Is it worth investing in Armenia?!

By Lt Col (Retd)
Khalid Taimur Akram

ARMENIA’S macroeconomic prospects do not bode well for investors
General economic indicators, high external debt, current account deficit lead to disruption of economic stability in the country, which, in its turn, jeopardizes the return on investment.
It is no coincidence that the influential international rating agency Fitch has downgraded the Long-Term Foreign-Currency Issuer Default Rating (IDR) of Armenia from BB- to B+. This indicates that the country’s solvency on obligations is extremely sensitive to the deterioration of the economic and business environment and indicates the presence of a default risk. According to the agency’s forecasts, by the end of 2020, the Armenian economy will shrink to 6.2%, and the ratio of total public debt to GDP will rise to 6.9% and will reach 65.6% by the end of 2021. In addition, according to the Doing Business report of the World Bank, Armenia has established itself at the lowest position (47) in the region.
Armenia is the country with the most limited logistic opportunities in the region.
The lack of direct access to the sea, remoteness from international logistic projects and, at the same time, closed borders with two neighboring countries due to the occupation policy towards Azerbaijan, further exacerbate these restrictions and increase transport costs.
Armenia has low investment potential
In Armenia, the main indicators that are taken into account to when making direct foreign investments are very low. So, Armenia does not meet such requirements as an indicator of investment efficiency, the availability of resources, the volume of strategic assets, the availability of a specialized workforce, and the availability of opportunities to enter foreign markets. The negative macroeconomic environment of this country, which is very poor in terms of resources, and the low level of strategic assets are sufficient to prevent adequate investors from choosing it. In addition, the problems with access to foreign markets due to logistical constraints, a low quantity of labor force due to depopulation and a high rate of emigration have a negative impact on the efficiency of investments in Armenia.
The small amount of land suitable for agriculture and the remoteness of export markets also reduce the country’s potential in this area. Included in the list of top 25 countries for the ineffective fight against coronavirus, Armenia once again proved the limitedness of its institutional resources
By being unable to combat the COVID-19 coronavirus effectively, Armenia has brought the country’s economy face to face with great damage in various areas. This country has the highest level of infection and deaths in the region, and this situation continues. Thus, Armenia ranks 23 with the number of COVID-19 deaths per million people (337.09 per million). It ranks first among the post-Soviet countries. Today, the number of infected is increasing as well.
Unstable political environment in Armenia also increases investment risks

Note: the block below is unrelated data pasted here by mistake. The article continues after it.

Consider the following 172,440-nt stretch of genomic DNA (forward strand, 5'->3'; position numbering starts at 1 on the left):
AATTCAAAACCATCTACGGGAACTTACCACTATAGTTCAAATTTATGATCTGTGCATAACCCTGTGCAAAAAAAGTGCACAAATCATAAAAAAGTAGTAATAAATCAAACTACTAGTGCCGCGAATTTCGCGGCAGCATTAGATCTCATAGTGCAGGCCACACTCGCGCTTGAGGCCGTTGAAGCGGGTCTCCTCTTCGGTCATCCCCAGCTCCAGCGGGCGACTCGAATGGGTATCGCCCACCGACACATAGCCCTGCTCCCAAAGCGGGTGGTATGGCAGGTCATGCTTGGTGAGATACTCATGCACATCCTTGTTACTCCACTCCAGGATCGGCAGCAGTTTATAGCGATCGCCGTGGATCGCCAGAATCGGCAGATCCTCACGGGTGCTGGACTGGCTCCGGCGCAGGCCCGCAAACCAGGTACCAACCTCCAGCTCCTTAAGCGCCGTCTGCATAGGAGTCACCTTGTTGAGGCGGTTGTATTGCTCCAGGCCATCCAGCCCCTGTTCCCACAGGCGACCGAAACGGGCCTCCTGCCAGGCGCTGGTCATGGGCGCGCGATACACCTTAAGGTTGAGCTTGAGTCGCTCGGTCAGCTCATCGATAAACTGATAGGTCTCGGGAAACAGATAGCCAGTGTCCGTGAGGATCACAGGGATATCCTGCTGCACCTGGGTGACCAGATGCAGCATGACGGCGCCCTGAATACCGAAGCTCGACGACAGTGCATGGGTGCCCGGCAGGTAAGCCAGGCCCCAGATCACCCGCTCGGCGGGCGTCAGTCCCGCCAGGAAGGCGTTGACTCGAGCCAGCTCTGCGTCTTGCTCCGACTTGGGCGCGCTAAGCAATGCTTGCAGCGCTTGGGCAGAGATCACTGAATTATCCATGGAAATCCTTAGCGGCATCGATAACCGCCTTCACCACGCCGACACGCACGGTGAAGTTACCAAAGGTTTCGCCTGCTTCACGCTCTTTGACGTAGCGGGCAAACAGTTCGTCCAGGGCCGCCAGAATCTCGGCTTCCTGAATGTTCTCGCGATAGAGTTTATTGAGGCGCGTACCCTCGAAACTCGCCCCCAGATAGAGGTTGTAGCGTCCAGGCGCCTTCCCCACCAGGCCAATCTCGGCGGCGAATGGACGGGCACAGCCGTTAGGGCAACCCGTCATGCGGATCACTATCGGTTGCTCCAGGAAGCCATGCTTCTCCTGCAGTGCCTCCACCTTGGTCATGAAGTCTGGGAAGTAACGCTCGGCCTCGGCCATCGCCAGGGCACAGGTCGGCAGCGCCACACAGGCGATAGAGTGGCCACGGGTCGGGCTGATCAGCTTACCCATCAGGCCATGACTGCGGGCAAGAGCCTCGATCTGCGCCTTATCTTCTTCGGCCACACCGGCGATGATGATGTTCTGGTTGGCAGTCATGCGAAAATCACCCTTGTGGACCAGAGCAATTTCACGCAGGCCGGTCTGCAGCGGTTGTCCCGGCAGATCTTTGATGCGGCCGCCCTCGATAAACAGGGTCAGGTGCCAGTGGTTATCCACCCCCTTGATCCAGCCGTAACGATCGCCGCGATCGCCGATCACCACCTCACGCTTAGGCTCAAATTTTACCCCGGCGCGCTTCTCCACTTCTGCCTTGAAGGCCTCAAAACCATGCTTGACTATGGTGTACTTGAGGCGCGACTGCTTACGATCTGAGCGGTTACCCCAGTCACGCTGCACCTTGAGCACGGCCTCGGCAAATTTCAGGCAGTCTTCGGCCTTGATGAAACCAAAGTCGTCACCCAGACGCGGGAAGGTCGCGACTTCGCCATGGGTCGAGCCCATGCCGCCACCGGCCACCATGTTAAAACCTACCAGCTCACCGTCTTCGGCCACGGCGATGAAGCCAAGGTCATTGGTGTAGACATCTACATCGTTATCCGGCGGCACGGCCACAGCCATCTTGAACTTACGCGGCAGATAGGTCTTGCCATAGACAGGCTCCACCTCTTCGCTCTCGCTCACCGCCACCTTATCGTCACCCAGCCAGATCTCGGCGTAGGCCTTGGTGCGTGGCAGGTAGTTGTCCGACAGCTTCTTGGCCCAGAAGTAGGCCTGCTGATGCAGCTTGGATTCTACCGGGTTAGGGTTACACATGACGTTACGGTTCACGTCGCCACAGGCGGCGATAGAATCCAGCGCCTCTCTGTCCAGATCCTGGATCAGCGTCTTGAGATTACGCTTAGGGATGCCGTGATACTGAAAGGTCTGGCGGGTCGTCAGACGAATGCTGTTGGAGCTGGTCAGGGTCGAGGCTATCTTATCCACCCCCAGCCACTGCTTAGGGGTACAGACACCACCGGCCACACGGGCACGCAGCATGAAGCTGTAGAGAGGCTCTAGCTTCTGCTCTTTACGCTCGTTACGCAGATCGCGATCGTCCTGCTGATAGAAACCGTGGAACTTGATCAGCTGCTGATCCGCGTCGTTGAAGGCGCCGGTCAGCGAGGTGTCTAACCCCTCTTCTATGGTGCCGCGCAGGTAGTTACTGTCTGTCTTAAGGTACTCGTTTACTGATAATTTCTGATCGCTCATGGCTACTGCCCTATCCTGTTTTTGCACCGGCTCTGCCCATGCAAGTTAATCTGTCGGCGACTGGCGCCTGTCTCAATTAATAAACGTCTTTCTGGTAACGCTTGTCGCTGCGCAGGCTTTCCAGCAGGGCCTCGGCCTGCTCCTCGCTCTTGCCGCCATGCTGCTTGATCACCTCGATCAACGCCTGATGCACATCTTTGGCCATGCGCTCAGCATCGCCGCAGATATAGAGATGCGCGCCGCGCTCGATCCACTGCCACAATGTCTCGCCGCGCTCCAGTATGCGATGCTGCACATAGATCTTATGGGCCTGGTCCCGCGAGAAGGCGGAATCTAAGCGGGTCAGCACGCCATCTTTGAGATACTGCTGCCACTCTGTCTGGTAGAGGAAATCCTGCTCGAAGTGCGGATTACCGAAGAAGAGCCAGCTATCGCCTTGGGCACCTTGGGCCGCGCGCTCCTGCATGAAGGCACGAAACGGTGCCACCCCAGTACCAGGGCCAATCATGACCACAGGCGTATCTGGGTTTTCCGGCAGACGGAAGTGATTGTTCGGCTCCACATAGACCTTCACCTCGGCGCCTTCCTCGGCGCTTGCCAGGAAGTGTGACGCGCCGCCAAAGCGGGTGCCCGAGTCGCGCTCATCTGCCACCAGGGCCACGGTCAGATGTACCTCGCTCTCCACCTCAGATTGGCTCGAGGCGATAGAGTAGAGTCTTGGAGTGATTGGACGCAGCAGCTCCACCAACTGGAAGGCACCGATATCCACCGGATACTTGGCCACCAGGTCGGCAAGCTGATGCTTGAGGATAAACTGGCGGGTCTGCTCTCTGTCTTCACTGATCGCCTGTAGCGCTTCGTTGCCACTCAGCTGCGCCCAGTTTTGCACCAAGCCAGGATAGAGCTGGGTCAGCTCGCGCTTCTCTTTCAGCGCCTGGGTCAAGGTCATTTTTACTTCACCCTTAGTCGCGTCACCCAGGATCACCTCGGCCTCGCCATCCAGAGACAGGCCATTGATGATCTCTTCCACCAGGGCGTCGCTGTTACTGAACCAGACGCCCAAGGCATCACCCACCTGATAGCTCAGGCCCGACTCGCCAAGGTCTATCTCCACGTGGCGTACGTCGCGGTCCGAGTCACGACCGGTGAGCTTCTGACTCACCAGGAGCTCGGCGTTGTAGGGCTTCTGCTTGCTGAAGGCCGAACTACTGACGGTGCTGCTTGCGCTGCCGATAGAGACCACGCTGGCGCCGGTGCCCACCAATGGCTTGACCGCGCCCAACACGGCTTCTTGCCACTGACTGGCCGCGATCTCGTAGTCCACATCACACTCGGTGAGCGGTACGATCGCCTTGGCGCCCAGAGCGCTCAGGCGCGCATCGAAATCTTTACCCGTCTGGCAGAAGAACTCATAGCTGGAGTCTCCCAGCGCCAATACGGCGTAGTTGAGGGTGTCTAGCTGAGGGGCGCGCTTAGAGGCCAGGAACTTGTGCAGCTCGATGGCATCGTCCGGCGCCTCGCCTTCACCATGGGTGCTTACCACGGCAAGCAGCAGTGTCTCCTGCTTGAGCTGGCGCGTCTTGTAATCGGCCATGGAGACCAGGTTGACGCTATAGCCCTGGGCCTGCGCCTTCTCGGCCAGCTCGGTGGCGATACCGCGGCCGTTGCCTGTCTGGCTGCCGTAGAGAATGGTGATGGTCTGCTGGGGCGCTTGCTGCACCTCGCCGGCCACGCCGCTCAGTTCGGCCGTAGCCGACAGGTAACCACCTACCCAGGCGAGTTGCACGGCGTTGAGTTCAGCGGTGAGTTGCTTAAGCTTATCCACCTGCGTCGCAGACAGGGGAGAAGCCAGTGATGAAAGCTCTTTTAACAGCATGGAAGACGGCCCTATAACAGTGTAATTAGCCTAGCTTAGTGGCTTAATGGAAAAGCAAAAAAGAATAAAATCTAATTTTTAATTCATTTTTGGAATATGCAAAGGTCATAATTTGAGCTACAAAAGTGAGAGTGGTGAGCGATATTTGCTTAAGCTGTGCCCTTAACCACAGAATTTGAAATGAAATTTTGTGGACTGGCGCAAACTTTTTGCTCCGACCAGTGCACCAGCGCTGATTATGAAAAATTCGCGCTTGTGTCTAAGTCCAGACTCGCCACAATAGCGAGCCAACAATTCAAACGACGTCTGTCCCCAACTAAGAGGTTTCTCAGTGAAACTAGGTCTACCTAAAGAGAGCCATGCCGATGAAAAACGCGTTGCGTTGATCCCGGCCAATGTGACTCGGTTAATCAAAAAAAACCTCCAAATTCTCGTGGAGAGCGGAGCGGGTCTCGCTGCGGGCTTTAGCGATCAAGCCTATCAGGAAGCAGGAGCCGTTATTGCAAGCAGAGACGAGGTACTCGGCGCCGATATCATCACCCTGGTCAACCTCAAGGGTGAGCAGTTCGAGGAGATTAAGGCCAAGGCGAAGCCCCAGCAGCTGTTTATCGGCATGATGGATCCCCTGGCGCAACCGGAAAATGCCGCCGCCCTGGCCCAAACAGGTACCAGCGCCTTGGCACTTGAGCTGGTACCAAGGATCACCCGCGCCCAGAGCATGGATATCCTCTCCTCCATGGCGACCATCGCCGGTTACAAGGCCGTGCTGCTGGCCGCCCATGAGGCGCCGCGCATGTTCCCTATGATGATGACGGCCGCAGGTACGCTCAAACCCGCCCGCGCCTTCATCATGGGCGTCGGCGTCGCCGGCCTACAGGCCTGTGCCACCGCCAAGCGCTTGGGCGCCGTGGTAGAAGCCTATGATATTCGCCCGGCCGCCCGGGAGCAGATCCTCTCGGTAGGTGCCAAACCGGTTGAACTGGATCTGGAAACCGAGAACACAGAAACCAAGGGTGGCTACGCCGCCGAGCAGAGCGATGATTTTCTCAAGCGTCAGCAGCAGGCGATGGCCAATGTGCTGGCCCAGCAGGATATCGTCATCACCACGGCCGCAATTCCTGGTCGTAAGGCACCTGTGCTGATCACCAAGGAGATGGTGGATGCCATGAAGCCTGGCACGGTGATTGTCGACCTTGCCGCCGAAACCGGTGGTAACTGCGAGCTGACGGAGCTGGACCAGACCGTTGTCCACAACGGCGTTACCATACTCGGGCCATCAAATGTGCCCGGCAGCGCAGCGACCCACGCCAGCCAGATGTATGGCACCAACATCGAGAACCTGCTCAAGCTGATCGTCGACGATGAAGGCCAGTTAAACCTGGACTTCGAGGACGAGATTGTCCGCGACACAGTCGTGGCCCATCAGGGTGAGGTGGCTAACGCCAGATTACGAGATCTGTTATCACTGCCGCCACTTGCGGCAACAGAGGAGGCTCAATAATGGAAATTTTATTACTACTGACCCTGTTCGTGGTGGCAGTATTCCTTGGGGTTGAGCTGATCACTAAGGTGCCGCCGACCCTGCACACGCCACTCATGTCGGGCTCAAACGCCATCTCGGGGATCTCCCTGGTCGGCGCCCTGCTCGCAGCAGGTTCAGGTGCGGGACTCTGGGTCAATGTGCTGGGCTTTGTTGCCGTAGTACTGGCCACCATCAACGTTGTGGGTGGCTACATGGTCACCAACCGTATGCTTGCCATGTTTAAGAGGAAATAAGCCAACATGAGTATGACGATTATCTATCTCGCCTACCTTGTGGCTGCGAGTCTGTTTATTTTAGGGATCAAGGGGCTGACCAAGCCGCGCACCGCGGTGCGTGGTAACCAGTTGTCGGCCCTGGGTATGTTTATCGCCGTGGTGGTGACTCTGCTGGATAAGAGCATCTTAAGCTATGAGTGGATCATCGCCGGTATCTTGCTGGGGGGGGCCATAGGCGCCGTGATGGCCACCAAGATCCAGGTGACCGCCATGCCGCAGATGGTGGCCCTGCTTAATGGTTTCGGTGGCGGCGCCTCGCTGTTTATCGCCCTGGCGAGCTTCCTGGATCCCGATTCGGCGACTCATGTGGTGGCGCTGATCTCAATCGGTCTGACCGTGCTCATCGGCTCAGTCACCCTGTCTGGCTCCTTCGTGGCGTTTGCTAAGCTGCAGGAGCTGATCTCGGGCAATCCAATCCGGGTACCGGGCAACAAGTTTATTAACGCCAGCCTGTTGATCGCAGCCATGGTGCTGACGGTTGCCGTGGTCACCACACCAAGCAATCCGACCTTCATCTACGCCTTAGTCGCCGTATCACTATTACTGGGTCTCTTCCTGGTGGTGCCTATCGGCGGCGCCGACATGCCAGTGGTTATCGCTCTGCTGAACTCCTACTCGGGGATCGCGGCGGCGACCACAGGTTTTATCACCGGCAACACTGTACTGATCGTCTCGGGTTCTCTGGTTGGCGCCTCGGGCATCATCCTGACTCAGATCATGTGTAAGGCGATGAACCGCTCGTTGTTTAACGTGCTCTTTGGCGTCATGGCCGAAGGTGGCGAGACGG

The political instability in the country, government’s multidirectional and inadequate foreign policy, as well as the direct impact of this policy on companies investing in Armenia, make it difficult to predict the long-term risks of investment activities carried out in this country.
Mono-nationalistic inclinations of the Armenian people make it difficult for foreign citizens to work in the country
While other countries in the region are multinational, Armenians make the majority of the Armenia’s population, and that proves the mono-nationalistic inclination of the Armenians. The Armenian people often do not show tolerance towards investors and create obstacles for their activities. In its turn, the government avoids protecting the rights of investors. The deliberate harassment of investors coming from certain countries and the application of various sanctions against them is also part of the biased policy of the Armenian government. Thus, due to the pressure exerted on it and various obstacles created against its activities, “Lydian International”, operating in Armenia, lost activity and faced the suspension of the sale of shares on the Toronto Stock Exchange.
Investments made in Armenia finance its aggressive occupation policy
The occupation policy of Armenia against Azerbaijan contradicts all international acts and norms. Settlement, mining, and economic activity in various spheres in the territories that are internationally proved (UN Security Council Resolutions on the Nagorno-Karabakh conflict No. 822, 853, 874, 884) to belong to the Republic of Azerbaijan without the consent of the Azerbaijan’s government bring government of Armenia as well as private companies involved in this activity to legal responsibility. As a result, investors investing for profit are put at risk of paying compensations. In other words, because of high risk/reward ratio the investments in the territories occupied by Armenia is not a rational step. At the same time, the attempts of Armenia to propagate groundless false information met counterarguments proved by facts, and that made the country lose its influence in the international arena. It also confirmed that the country is not reliable for cooperation in various fields.
Coming to moral and humane approach, by pursuing an aggressive policy for many years, inflicting damage on the civilian population and settlements with its military equipment, Armenia continues the conflict that can be resolved peacefully. Moreover, we should emphasize that Armenians also launched unexpected strikes not on the areas of hostilities, but on civilian targets located in other regions not related to these battles.
– The author is an Executive Director at Center for Global & Strategic Studies (CGSS), Islamabad.